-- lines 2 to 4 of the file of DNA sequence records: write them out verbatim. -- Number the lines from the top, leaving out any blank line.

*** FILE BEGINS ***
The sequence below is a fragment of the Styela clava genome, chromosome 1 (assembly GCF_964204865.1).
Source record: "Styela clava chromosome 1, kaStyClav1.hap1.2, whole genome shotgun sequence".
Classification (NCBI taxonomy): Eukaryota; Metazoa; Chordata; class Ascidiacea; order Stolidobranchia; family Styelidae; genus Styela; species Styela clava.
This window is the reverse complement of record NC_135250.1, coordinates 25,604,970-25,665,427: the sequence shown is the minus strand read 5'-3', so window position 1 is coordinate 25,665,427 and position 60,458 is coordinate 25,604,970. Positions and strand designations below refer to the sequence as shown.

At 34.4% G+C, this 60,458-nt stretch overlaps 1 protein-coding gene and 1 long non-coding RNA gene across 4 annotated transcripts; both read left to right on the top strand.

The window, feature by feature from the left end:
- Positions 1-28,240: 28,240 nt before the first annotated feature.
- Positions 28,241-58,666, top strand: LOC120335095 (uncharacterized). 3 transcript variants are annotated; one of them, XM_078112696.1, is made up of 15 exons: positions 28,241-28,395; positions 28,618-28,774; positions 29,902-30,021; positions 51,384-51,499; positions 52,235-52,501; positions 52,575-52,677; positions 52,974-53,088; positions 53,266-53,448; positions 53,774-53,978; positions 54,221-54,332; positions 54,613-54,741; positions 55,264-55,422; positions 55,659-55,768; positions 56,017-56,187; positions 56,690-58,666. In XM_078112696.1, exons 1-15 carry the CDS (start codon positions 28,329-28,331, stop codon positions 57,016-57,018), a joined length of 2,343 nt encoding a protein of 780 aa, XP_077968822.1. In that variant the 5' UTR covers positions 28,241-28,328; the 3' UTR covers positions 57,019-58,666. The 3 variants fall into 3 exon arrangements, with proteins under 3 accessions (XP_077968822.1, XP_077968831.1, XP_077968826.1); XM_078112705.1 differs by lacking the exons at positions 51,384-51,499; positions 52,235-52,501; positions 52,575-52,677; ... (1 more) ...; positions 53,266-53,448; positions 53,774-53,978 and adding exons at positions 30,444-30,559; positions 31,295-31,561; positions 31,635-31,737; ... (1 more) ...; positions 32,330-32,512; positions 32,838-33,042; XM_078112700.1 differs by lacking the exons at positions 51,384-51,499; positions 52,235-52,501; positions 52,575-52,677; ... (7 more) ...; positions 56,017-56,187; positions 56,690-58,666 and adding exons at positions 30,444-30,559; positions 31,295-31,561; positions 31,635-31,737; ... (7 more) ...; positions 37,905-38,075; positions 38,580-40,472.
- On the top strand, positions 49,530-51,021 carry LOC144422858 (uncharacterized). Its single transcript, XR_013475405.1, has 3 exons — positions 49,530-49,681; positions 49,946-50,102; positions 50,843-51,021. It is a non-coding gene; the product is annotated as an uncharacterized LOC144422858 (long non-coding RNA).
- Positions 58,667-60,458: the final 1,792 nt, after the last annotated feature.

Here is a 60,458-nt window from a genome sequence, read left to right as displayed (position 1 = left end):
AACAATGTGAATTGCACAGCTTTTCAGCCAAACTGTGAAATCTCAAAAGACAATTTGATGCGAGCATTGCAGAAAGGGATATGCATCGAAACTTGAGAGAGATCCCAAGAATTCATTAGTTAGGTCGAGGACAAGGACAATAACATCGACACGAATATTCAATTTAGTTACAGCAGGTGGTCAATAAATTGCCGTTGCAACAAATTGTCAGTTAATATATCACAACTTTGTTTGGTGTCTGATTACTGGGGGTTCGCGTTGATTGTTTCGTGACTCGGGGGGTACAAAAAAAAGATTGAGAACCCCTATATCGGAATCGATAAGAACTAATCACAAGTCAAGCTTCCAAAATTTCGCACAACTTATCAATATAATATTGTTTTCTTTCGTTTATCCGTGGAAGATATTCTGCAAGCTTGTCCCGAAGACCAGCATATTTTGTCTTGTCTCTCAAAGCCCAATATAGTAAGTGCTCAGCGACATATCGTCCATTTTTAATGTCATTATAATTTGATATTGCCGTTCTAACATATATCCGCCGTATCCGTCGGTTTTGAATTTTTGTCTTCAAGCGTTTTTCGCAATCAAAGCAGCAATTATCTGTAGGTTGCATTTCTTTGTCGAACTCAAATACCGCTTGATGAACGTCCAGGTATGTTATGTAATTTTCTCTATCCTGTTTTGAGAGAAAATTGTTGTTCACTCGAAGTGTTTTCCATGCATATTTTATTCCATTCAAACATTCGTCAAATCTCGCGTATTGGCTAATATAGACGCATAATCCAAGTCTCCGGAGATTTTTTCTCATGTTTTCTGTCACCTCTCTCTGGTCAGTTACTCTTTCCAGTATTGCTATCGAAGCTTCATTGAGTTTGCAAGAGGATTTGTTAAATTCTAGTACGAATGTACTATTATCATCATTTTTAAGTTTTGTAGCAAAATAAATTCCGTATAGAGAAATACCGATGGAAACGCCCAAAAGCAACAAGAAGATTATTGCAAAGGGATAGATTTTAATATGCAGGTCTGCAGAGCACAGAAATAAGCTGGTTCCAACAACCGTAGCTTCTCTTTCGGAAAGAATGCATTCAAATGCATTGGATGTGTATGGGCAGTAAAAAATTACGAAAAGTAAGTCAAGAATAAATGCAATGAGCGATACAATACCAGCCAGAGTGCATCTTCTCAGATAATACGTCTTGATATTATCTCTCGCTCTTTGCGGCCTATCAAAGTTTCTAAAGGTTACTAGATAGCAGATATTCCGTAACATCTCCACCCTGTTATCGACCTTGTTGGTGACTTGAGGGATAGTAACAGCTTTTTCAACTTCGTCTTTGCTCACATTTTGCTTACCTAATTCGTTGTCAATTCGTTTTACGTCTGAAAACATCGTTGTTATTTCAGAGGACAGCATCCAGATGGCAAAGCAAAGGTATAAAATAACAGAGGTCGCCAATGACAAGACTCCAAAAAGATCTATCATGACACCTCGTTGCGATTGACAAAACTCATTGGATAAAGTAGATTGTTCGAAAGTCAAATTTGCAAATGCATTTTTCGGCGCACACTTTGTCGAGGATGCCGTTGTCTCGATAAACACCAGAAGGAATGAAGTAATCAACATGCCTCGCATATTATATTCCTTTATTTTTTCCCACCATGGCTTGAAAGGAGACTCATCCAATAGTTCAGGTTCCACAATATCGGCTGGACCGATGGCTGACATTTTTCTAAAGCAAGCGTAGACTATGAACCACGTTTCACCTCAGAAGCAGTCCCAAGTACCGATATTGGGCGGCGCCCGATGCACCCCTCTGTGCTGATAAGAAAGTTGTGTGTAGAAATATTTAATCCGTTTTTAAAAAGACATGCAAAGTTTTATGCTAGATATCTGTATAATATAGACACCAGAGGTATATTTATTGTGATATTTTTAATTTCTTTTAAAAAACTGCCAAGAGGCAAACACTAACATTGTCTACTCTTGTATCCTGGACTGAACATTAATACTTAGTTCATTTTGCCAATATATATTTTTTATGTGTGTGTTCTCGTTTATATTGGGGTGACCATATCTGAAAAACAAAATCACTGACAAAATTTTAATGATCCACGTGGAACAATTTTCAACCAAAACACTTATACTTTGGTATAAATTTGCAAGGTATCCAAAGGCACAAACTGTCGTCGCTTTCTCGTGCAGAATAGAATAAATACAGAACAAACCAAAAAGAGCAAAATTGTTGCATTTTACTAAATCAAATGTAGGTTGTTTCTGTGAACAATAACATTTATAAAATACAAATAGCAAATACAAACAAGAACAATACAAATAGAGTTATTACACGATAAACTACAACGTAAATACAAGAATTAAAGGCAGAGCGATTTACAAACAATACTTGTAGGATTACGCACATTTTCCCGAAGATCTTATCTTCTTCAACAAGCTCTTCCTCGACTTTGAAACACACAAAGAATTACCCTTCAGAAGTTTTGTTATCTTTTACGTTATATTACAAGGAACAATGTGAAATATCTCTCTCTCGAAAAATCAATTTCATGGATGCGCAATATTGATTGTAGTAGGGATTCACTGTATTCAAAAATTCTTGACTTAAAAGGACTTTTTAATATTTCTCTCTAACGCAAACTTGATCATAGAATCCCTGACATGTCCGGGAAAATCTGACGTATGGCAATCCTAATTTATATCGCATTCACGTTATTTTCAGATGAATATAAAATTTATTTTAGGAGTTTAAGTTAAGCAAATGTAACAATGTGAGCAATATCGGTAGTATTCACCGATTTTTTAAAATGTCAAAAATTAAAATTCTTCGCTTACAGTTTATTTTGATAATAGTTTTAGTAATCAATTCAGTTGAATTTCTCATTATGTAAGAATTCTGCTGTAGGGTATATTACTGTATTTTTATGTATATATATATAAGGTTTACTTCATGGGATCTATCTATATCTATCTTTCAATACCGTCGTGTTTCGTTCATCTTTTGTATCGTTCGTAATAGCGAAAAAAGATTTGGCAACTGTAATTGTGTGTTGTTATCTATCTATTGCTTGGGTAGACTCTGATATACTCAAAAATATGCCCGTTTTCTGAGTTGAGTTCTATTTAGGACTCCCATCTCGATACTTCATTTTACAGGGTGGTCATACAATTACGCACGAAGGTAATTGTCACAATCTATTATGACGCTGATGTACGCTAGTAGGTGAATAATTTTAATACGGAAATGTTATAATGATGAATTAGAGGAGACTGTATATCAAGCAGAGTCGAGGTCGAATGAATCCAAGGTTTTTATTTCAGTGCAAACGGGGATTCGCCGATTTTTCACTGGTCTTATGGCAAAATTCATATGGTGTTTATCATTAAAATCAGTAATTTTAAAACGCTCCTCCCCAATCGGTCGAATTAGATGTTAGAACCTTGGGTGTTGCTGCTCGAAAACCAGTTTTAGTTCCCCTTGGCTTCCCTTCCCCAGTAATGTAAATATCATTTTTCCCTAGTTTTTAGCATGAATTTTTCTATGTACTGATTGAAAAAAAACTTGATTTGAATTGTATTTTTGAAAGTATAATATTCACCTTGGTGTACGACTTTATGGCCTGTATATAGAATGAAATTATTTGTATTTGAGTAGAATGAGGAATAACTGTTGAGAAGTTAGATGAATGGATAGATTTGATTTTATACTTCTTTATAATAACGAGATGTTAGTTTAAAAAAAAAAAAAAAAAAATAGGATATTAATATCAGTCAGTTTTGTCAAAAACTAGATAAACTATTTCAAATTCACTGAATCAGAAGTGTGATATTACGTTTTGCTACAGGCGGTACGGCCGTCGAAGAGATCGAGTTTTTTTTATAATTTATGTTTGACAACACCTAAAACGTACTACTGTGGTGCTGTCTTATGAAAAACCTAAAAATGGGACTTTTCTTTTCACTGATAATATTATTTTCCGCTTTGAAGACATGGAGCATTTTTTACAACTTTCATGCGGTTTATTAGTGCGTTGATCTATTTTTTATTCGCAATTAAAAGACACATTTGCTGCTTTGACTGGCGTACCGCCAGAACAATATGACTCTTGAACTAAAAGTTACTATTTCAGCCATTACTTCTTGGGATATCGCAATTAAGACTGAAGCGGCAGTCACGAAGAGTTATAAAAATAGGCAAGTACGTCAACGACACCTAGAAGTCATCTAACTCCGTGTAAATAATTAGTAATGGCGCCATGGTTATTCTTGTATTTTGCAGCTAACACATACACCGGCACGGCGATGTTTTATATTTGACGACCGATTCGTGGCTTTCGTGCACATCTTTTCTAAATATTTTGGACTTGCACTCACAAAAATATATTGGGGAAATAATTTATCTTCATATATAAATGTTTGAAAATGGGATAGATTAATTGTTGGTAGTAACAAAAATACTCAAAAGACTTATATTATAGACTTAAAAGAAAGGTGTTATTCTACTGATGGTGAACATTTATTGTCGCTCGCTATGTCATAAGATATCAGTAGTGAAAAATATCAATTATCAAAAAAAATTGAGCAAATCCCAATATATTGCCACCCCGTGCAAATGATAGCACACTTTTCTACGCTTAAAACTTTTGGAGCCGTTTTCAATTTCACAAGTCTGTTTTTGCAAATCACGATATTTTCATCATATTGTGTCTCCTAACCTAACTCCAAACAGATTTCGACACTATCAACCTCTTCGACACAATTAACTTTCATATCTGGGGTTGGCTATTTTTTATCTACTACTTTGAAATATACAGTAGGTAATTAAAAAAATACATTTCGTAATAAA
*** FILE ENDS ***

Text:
Source record: "Styela clava chromosome 1, kaStyClav1.hap1.2, whole genome shotgun sequence".
Classification (NCBI taxonomy): Eukaryota; Metazoa; Chordata; class Ascidiacea; order Stolidobranchia; family Styelidae; genus Styela; species Styela clava.
This window is the reverse complement of record NC_135250.1, coordinates 25,604,970-25,665,427: the sequence shown is the minus strand read 5'-3', so window position 1 is coordinate 25,665,427 and position 60,458 is coordinate 25,604,970. Positions and strand designations below refer to the sequence as shown.